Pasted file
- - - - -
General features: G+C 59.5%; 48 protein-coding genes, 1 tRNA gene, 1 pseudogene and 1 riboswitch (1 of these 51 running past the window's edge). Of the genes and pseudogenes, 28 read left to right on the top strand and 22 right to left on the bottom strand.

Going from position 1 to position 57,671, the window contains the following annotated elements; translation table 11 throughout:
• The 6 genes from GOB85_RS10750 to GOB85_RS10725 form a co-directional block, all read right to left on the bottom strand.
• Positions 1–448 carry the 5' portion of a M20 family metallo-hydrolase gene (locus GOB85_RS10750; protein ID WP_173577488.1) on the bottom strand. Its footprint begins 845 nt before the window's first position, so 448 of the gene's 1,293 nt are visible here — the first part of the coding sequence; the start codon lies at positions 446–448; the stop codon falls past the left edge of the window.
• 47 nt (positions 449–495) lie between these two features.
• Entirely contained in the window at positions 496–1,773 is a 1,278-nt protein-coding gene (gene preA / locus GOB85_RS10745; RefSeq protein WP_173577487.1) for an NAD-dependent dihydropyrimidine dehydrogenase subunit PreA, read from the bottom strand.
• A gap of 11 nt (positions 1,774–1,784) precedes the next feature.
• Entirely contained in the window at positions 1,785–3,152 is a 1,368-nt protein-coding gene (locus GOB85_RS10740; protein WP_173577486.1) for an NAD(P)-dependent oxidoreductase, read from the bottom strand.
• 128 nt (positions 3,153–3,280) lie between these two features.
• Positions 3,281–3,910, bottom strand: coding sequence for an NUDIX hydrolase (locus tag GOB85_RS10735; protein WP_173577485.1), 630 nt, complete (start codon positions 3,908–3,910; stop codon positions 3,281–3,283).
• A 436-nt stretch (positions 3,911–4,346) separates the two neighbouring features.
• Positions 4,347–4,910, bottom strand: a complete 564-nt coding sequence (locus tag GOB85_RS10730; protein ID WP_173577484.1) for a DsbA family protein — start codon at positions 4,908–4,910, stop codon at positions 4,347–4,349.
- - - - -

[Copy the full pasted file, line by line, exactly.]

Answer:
General features: G+C 59.5%; 48 protein-coding genes, 1 tRNA gene, 1 pseudogene and 1 riboswitch (1 of these 51 running past the window's edge). Of the genes and pseudogenes, 28 read left to right on the top strand and 22 right to left on the bottom strand.

Going from position 1 to position 57,671, the window contains the following annotated elements; translation table 11 throughout:
• The 6 genes from GOB85_RS10750 to GOB85_RS10725 form a co-directional block, all read right to left on the bottom strand.
• Positions 1–448 carry the 5' portion of a M20 family metallo-hydrolase gene (locus GOB85_RS10750; protein ID WP_173577488.1) on the bottom strand. Its footprint begins 845 nt before the window's first position, so 448 of the gene's 1,293 nt are visible here — the first part of the coding sequence; the start codon lies at positions 446–448; the stop codon falls past the left edge of the window.
• 47 nt (positions 449–495) lie between these two features.
• Entirely contained in the window at positions 496–1,773 is a 1,278-nt protein-coding gene (gene preA / locus GOB85_RS10745; RefSeq protein WP_173577487.1) for an NAD-dependent dihydropyrimidine dehydrogenase subunit PreA, read from the bottom strand.
• A gap of 11 nt (positions 1,774–1,784) precedes the next feature.
• Entirely contained in the window at positions 1,785–3,152 is a 1,368-nt protein-coding gene (locus GOB85_RS10740; protein WP_173577486.1) for an NAD(P)-dependent oxidoreductase, read from the bottom strand.
• 128 nt (positions 3,153–3,280) lie between these two features.
• Positions 3,281–3,910, bottom strand: coding sequence for an NUDIX hydrolase (locus tag GOB85_RS10735; protein WP_173577485.1), 630 nt, complete (start codon positions 3,908–3,910; stop codon positions 3,281–3,283).
• A 436-nt stretch (positions 3,911–4,346) separates the two neighbouring features.
• Positions 4,347–4,910, bottom strand: a complete 564-nt coding sequence (locus tag GOB85_RS10730; protein ID WP_173577484.1) for a DsbA family protein — start codon at positions 4,908–4,910, stop codon at positions 4,347–4,349.